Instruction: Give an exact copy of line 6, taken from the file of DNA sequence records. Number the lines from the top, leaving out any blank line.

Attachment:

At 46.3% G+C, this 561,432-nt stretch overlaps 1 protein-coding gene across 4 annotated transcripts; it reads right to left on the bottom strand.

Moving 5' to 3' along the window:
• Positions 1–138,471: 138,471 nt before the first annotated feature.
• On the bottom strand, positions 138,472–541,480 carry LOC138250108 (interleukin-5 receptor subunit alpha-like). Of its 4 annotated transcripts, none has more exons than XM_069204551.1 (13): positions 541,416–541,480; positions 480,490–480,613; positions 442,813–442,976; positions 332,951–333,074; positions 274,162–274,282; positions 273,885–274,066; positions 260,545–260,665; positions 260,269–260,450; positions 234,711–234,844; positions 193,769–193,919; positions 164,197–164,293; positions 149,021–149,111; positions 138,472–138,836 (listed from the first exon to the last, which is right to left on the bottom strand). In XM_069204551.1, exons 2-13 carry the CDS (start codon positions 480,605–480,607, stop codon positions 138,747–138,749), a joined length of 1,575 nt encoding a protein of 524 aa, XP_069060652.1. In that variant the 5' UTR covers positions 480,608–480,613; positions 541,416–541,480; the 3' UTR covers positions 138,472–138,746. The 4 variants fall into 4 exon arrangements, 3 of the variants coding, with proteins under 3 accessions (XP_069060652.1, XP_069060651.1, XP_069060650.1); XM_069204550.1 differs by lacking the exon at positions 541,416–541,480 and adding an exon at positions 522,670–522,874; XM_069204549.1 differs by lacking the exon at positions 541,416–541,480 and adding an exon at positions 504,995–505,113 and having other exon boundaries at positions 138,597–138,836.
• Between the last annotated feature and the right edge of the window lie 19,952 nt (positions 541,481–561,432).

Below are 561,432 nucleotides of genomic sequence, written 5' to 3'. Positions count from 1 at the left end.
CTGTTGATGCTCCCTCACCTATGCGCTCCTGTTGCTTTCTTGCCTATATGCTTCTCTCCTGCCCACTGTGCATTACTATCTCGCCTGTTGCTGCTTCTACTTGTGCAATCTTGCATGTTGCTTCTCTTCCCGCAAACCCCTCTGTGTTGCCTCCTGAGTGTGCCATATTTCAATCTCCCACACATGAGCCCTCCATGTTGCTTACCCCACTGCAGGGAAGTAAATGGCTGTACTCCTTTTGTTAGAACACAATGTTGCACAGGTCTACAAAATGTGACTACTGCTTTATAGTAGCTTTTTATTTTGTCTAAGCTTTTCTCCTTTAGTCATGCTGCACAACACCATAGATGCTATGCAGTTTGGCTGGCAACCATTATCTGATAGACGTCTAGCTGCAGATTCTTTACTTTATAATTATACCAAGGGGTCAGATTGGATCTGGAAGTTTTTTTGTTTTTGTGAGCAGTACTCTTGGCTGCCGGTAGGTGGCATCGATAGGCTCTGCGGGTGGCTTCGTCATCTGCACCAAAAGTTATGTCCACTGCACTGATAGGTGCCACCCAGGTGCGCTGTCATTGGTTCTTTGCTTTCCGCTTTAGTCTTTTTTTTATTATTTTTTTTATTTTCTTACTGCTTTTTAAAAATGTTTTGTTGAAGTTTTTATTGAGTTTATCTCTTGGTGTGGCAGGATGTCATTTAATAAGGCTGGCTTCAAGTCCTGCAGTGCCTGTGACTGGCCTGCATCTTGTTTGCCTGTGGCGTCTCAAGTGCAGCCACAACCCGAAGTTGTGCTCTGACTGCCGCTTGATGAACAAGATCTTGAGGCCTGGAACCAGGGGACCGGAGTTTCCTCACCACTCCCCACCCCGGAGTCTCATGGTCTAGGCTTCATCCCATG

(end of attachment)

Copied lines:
Below are 561,432 nucleotides of genomic sequence, written 5' to 3'. Positions count from 1 at the left end.